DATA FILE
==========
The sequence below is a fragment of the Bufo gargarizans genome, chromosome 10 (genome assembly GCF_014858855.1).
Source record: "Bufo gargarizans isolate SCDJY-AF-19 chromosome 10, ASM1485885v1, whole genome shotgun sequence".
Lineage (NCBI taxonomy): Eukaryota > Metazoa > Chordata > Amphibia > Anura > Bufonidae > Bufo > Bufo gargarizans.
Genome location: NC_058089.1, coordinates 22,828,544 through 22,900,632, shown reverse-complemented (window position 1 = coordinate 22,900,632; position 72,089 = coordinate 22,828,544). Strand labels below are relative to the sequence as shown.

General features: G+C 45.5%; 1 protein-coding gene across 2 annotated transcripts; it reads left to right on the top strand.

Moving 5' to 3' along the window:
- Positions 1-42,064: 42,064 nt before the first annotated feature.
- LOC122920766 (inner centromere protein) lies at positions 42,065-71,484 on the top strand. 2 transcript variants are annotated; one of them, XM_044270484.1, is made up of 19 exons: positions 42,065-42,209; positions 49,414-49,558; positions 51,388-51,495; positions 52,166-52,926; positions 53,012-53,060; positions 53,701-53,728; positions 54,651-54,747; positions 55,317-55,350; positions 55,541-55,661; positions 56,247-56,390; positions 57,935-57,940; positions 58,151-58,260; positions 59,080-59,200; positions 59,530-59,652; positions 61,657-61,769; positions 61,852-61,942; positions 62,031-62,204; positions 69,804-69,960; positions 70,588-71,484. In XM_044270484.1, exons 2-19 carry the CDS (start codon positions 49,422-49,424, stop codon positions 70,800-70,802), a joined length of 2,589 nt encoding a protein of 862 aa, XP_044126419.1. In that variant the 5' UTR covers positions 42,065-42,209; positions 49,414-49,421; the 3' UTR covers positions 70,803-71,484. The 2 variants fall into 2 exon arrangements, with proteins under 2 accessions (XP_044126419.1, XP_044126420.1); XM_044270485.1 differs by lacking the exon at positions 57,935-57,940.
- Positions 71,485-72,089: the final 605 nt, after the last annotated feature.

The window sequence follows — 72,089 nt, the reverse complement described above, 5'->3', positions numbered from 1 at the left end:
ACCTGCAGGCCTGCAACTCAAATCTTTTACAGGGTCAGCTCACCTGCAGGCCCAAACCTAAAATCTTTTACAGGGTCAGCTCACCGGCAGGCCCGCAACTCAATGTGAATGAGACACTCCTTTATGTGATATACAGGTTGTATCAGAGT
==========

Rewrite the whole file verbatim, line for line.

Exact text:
The sequence below is a fragment of the Bufo gargarizans genome, chromosome 10 (genome assembly GCF_014858855.1).
Source record: "Bufo gargarizans isolate SCDJY-AF-19 chromosome 10, ASM1485885v1, whole genome shotgun sequence".
Lineage (NCBI taxonomy): Eukaryota > Metazoa > Chordata > Amphibia > Anura > Bufonidae > Bufo > Bufo gargarizans.
Genome location: NC_058089.1, coordinates 22,828,544 through 22,900,632, shown reverse-complemented (window position 1 = coordinate 22,900,632; position 72,089 = coordinate 22,828,544). Strand labels below are relative to the sequence as shown.

General features: G+C 45.5%; 1 protein-coding gene across 2 annotated transcripts; it reads left to right on the top strand.

Moving 5' to 3' along the window:
- Positions 1-42,064: 42,064 nt before the first annotated feature.
- LOC122920766 (inner centromere protein) lies at positions 42,065-71,484 on the top strand. 2 transcript variants are annotated; one of them, XM_044270484.1, is made up of 19 exons: positions 42,065-42,209; positions 49,414-49,558; positions 51,388-51,495; positions 52,166-52,926; positions 53,012-53,060; positions 53,701-53,728; positions 54,651-54,747; positions 55,317-55,350; positions 55,541-55,661; positions 56,247-56,390; positions 57,935-57,940; positions 58,151-58,260; positions 59,080-59,200; positions 59,530-59,652; positions 61,657-61,769; positions 61,852-61,942; positions 62,031-62,204; positions 69,804-69,960; positions 70,588-71,484. In XM_044270484.1, exons 2-19 carry the CDS (start codon positions 49,422-49,424, stop codon positions 70,800-70,802), a joined length of 2,589 nt encoding a protein of 862 aa, XP_044126419.1. In that variant the 5' UTR covers positions 42,065-42,209; positions 49,414-49,421; the 3' UTR covers positions 70,803-71,484. The 2 variants fall into 2 exon arrangements, with proteins under 2 accessions (XP_044126419.1, XP_044126420.1); XM_044270485.1 differs by lacking the exon at positions 57,935-57,940.
- Positions 71,485-72,089: the final 605 nt, after the last annotated feature.

The window sequence follows — 72,089 nt, the reverse complement described above, 5'->3', positions numbered from 1 at the left end:
ACCTGCAGGCCTGCAACTCAAATCTTTTACAGGGTCAGCTCACCTGCAGGCCCAAACCTAAAATCTTTTACAGGGTCAGCTCACCGGCAGGCCCGCAACTCAATGTGAATGAGACACTCCTTTATGTGATATACAGGTTGTATCAGAGT